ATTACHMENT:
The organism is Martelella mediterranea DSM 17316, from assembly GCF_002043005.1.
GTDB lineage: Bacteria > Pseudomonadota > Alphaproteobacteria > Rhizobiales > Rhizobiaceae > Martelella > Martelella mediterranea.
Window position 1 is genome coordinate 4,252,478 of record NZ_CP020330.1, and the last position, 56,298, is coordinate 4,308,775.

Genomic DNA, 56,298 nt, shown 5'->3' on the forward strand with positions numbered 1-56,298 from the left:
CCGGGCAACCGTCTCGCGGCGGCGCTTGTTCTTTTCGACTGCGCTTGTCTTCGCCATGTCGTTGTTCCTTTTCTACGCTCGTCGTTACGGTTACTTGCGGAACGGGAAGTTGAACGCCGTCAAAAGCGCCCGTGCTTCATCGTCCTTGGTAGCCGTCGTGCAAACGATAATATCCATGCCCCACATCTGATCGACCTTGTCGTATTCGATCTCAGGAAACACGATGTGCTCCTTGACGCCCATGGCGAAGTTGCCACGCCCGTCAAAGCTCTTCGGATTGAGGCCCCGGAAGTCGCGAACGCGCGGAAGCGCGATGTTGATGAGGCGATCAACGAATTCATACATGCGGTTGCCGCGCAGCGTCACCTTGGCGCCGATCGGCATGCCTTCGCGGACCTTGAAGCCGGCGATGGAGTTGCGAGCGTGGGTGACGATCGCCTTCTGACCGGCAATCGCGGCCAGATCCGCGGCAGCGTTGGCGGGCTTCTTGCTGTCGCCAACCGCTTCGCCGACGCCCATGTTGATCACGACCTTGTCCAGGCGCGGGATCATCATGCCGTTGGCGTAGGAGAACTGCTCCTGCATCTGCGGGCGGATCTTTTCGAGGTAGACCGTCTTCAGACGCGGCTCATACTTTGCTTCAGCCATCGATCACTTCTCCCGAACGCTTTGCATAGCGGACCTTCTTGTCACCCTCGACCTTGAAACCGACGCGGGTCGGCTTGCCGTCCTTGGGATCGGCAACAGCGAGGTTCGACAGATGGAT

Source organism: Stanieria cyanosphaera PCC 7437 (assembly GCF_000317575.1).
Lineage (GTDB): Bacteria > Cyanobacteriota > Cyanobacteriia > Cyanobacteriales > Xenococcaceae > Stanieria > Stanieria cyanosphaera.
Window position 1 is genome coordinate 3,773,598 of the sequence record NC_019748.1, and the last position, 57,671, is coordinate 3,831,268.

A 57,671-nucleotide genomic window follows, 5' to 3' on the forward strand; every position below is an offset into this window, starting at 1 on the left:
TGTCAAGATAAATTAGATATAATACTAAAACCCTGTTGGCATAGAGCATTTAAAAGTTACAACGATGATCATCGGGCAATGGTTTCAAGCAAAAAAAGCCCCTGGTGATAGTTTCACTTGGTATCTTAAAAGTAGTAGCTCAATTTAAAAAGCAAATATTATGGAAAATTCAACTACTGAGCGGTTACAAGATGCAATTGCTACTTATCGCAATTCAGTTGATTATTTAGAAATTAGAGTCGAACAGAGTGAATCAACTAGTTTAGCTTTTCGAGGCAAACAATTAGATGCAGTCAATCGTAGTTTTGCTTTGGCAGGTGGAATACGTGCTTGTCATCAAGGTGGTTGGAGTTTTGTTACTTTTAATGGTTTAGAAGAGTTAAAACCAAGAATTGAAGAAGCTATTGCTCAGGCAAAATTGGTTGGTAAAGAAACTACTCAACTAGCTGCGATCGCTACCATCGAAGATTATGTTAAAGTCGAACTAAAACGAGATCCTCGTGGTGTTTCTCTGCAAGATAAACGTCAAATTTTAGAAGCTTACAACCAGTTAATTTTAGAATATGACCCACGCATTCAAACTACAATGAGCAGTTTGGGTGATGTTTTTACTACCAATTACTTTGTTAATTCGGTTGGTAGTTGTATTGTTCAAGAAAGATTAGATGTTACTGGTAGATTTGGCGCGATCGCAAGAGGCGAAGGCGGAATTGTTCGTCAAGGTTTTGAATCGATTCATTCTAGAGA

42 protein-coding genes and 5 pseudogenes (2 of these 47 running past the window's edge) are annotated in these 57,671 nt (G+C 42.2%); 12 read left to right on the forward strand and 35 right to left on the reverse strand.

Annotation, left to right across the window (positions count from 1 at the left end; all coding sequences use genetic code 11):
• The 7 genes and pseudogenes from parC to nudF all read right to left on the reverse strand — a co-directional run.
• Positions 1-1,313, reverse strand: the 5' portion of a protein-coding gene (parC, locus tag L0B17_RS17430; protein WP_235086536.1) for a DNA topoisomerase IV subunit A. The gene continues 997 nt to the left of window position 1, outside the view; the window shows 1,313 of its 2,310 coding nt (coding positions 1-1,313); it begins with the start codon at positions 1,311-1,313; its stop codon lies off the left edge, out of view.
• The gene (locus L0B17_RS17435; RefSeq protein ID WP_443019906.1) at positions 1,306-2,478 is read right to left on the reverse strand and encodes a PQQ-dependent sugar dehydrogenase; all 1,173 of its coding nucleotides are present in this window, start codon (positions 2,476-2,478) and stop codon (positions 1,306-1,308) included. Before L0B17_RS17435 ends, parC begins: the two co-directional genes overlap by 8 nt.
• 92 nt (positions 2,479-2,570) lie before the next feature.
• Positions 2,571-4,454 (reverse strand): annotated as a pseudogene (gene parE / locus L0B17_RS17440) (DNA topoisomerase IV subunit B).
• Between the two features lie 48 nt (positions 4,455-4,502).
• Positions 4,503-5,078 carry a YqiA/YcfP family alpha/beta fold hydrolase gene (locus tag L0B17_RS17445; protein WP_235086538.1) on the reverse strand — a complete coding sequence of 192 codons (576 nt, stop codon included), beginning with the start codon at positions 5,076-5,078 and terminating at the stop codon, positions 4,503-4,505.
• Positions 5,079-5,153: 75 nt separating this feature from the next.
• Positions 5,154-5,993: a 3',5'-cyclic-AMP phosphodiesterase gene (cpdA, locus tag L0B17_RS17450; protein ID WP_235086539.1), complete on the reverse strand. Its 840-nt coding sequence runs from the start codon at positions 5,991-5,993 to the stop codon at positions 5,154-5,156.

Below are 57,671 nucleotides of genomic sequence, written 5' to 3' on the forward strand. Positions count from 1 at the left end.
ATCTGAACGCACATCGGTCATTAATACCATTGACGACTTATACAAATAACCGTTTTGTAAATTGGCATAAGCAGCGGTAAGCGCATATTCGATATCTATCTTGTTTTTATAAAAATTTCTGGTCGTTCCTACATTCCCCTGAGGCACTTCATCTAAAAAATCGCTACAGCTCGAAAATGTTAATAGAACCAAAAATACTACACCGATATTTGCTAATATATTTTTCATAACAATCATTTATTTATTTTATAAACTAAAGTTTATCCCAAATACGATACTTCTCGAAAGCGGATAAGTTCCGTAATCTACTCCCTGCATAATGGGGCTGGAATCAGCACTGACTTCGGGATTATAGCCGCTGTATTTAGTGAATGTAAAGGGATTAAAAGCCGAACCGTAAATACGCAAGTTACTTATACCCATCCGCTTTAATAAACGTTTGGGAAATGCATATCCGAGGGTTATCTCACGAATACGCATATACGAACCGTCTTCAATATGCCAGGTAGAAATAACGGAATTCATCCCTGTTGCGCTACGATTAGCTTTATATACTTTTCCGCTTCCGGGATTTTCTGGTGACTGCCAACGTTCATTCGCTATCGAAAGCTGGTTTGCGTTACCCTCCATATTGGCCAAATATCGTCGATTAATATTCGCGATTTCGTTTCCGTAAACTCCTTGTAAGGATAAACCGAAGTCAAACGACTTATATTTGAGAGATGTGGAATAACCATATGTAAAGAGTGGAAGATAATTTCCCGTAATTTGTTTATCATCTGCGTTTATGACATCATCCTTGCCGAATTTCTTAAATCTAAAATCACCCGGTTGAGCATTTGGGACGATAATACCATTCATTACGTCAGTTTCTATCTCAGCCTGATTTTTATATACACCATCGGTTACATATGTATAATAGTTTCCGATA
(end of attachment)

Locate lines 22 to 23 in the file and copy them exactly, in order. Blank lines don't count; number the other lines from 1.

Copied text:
Below are 57,671 nucleotides of genomic sequence, written 5' to 3' on the forward strand. Positions count from 1 at the left end.
ATCTGAACGCACATCGGTCATTAATACCATTGACGACTTATACAAATAACCGTTTTGTAAATTGGCATAAGCAGCGGTAAGCGCATATTCGATATCTATCTTGTTTTTATAAAAATTTCTGGTCGTTCCTACATTCCCCTGAGGCACTTCATCTAAAAAATCGCTACAGCTCGAAAATGTTAATAGAACCAAAAATACTACACCGATATTTGCTAATATATTTTTCATAACAATCATTTATTTATTTTATAAACTAAAGTTTATCCCAAATACGATACTTCTCGAAAGCGGATAAGTTCCGTAATCTACTCCCTGCATAATGGGGCTGGAATCAGCACTGACTTCGGGATTATAGCCGCTGTATTTAGTGAATGTAAAGGGATTAAAAGCCGAACCGTAAATACGCAAGTTACTTATACCCATCCGCTTTAATAAACGTTTGGGAAATGCATATCCGAGGGTTATCTCACGAATACGCATATACGAACCGTCTTCAATATGCCAGGTAGAAATAACGGAATTCATCCCTGTTGCGCTACGATTAGCTTTATATACTTTTCCGCTTCCGGGATTTTCTGGTGACTGCCAACGTTCATTCGCTATCGAAAGCTGGTTTGCGTTACCCTCCATATTGGCCAAATATCGTCGATTAATATTCGCGATTTCGTTTCCGTAAACTCCTTGTAAGGATAAACCGAAGTCAAACGACTTATATTTGAGAGATGTGGAATAACCATATGTAAAGAGTGGAAGATAATTTCCCGTAATTTGTTTATCATCTGCGTTTATGACATCATCCTTGCCGAATTTCTTAAATCTAAAATCACCCGGTTGAGCATTTGGGACGATAATACCATTCATTACGTCAGTTTCTATCTCAGCCTGATTTTTATATACACCATCGGTTACATATGTATAATAGTTTCCGATA